If you’re importing a Nintex workflow and you’re greeted by a message saying that you can’t use the name you’re trying to publish it as, you probably fall into one of the following cases:
- A workflow already exists somewhere on the site with the specific name. You should either remove or rename the existing one, or publish the imported one with another name.
- A workflow with the same name was used in a library that has been deleted. Deleted items move to the recycle bin. For as long as the items remain in the recycle bin, they are considered as valid items. That is why you will still not be able to use the name. In case you need to restore the item that is in the recycle bin. You will have to remove the library from the recycle bin. And check the rest of the points.
- Everything removed from the end-user’s recycle bin move to the second stage recycle bin. The same laws that govern the first stage recycle bin apply to the second stage recycle bin. You will need to remove the library from this recycle bin as well, if you want to free up the name you’re attempting to use. And, check the next option.
- If you’ve done all of the above and you still can’t use the specific name for your imported workflow, you’ve probably fallen into a rare case. You must have used a Nintex workflow with the same name (as the one you’re trying to use now) on a library that you have already deleted. If you’ve deleted a library that was using a Nintex workflow, you can’t access the workflow properties in order to rename it. However, Nintex Workflows have their own little library inside your site collection, where they store copies of their .xoml (and other types) files. Each workflow is being stores in a folder of the same name (as the workflow name) in a document library called NintexWorkflows. You can access it and delete the folders you need at http://serverName/siteCollectionName/NintexWorkflows.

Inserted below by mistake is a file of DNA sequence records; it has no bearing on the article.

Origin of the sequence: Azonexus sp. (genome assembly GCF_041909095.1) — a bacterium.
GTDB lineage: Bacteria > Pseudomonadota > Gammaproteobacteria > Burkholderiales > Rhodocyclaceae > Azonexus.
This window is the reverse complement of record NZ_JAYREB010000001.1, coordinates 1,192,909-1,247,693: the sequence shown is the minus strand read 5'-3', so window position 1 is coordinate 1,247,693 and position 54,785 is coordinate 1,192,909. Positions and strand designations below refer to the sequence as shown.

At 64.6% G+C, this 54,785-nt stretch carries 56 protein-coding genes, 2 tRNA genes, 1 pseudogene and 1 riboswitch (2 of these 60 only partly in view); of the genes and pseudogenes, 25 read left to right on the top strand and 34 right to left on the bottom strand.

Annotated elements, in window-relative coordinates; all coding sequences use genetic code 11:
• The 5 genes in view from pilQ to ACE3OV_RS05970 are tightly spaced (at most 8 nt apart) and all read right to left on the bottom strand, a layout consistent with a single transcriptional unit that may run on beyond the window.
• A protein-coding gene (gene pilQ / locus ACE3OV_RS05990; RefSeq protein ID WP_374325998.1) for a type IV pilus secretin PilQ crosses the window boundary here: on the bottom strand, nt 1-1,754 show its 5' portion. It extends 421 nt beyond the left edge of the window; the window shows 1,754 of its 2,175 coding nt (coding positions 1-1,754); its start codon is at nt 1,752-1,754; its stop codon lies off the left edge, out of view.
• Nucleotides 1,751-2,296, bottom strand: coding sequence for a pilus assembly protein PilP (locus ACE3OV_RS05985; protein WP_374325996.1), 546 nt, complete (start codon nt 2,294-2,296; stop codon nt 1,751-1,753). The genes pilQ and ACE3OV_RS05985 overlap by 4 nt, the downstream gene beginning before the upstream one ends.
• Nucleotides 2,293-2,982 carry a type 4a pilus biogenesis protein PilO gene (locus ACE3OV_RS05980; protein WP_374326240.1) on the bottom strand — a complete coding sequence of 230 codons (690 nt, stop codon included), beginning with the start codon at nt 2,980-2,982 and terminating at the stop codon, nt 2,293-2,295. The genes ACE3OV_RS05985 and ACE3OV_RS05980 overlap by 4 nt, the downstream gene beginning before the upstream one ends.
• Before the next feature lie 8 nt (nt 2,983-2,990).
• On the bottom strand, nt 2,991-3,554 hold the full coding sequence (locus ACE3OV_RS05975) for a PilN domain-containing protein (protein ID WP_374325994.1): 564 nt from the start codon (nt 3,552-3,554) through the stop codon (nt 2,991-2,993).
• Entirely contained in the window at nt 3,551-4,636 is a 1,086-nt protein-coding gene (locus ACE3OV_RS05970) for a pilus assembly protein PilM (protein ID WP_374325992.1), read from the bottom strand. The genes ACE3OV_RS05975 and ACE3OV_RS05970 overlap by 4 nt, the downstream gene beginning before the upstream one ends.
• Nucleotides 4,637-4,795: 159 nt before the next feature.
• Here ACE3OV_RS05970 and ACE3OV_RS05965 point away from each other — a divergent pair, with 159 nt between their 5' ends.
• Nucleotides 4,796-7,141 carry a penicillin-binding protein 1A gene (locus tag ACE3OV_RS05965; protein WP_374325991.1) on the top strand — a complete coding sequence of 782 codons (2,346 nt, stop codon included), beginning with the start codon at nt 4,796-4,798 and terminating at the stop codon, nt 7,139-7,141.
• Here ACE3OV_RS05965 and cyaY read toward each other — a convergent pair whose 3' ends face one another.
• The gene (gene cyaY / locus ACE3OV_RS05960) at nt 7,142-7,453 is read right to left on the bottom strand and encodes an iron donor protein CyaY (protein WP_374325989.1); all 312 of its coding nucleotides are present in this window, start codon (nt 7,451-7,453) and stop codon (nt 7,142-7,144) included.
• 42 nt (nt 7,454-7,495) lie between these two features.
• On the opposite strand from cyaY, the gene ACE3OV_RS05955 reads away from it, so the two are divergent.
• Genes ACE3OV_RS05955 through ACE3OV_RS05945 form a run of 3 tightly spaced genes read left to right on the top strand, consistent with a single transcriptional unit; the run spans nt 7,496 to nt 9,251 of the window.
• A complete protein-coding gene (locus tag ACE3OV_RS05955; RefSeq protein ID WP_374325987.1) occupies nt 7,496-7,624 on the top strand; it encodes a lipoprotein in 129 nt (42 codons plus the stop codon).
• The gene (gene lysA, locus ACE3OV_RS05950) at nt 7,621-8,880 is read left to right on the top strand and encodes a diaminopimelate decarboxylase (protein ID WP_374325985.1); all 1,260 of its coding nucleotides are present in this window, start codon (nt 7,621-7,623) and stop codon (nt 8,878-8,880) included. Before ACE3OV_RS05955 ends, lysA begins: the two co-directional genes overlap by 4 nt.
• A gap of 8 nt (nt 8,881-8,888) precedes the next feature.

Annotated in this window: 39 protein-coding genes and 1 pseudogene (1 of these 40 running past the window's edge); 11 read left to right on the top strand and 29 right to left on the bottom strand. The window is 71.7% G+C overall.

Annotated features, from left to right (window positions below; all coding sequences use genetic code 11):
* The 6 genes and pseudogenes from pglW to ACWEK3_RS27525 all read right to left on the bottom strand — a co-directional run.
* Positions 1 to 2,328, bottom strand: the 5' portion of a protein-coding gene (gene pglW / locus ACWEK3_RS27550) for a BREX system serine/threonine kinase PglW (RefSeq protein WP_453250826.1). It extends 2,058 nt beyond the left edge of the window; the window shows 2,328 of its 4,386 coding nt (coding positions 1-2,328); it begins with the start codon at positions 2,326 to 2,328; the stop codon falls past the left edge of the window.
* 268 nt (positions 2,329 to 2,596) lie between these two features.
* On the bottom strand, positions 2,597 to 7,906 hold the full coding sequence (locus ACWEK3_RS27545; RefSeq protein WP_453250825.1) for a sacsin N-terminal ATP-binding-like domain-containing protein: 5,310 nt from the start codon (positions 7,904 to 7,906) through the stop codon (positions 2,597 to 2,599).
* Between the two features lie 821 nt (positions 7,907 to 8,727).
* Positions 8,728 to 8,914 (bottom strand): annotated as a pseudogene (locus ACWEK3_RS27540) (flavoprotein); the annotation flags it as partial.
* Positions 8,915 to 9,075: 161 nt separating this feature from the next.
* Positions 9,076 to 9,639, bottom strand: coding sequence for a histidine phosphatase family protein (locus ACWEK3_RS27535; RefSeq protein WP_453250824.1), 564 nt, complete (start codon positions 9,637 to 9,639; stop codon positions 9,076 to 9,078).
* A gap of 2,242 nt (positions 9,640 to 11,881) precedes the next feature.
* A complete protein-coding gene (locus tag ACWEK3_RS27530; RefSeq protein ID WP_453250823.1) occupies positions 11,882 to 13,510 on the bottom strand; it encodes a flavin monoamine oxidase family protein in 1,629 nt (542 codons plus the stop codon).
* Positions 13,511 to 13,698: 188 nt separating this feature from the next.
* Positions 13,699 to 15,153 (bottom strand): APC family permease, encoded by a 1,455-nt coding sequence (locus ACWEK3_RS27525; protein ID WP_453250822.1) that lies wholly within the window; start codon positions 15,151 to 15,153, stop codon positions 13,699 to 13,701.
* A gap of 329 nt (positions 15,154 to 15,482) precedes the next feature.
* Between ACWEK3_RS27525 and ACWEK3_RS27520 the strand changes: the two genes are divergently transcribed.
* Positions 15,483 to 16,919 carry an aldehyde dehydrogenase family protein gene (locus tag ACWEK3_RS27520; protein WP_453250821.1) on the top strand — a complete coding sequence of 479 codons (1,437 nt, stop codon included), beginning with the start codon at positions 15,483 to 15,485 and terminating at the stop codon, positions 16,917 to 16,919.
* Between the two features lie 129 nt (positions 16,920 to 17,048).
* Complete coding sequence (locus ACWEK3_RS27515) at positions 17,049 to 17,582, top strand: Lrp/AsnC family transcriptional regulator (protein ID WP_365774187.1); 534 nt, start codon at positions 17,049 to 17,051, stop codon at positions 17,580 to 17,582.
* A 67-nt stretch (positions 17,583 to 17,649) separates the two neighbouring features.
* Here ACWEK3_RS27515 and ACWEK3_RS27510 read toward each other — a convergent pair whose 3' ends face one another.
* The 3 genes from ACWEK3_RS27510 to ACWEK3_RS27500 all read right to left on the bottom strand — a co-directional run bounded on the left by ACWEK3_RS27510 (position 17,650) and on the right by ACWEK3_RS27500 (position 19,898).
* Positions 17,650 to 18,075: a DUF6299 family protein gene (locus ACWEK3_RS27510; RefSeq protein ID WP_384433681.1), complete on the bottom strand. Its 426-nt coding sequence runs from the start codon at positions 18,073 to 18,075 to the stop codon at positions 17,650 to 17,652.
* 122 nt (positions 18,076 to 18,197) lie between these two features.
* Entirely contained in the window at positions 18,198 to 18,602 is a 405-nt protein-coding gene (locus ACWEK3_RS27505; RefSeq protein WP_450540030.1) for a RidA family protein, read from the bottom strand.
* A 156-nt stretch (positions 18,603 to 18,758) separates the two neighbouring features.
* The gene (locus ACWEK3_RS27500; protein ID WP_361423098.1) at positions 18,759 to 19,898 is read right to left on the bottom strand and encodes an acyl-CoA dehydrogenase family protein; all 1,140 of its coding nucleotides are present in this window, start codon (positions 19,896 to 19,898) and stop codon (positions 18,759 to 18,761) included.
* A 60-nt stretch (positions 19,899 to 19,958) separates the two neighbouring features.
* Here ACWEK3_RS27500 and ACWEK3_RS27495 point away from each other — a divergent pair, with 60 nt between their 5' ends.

Do keep in mind that if you go ahead and delete the folder, when you go back to publishing the Nintex Workflow you wanted to publish in the first place, you might come across errors. Specifically, Nintex might inform you that you’re attempting to access corrupt memory.
The type initializer for nintex.workflow.workflowconfig2010 threw an exception. Attempted to read or write protected memory. This is often an indication that other memory is corrupt.
I don’t know whether it would have helped if I had renamed the folders instead of deleting them. However, if you disable the Nintex Workflow features on your site collection and then enable them again (throw in an IISRESET as well, just to be sure), you should be able to publish your imported Nintex Workflow without issues.
I found this solution here.
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